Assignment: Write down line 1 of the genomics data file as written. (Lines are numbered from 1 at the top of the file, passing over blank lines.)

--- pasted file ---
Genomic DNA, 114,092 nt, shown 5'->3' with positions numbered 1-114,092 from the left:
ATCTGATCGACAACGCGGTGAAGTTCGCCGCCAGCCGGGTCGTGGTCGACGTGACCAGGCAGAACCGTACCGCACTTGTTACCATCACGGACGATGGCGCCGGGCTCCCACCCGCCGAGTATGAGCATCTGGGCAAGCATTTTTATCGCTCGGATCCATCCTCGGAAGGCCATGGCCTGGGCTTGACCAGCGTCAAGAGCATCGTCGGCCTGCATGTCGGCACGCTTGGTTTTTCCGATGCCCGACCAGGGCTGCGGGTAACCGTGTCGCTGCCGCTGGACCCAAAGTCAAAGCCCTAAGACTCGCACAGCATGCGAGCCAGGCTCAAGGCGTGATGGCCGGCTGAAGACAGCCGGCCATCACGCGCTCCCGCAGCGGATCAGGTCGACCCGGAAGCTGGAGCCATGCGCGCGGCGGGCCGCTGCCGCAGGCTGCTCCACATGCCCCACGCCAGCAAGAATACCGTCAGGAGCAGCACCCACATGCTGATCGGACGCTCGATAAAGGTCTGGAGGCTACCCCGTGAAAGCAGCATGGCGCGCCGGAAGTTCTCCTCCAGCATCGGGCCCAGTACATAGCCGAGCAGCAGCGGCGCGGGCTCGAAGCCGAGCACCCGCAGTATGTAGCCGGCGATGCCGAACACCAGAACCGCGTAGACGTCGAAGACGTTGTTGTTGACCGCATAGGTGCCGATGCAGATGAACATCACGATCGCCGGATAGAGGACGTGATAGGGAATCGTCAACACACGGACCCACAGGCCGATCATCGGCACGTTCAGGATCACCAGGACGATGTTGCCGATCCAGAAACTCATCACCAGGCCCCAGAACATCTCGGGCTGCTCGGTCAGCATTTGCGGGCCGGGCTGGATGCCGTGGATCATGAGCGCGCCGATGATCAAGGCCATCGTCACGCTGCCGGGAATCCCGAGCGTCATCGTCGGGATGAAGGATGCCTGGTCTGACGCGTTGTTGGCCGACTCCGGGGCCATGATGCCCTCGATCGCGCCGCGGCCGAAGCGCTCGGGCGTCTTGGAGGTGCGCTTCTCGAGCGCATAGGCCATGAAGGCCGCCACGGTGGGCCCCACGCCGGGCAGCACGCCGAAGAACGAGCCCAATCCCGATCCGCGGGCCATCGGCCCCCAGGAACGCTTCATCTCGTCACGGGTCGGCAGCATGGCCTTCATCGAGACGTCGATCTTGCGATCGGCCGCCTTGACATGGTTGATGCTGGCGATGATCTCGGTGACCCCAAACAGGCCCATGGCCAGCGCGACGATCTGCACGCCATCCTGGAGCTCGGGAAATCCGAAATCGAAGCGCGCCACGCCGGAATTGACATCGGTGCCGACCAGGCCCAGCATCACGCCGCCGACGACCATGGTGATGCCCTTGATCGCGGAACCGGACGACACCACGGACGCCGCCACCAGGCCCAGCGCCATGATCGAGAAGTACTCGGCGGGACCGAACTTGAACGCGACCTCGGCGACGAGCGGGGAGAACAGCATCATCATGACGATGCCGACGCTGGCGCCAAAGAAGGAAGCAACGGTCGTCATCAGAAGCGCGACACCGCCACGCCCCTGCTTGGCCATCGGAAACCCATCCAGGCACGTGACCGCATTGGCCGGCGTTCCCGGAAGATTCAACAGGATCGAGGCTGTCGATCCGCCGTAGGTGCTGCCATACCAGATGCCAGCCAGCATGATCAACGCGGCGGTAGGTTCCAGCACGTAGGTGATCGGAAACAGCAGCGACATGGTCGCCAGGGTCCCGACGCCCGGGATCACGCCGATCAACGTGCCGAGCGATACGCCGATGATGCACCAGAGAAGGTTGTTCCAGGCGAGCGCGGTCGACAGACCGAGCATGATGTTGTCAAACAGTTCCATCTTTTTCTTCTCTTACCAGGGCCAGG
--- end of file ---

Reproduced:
Genomic DNA, 114,092 nt, shown 5'->3' with positions numbered 1-114,092 from the left: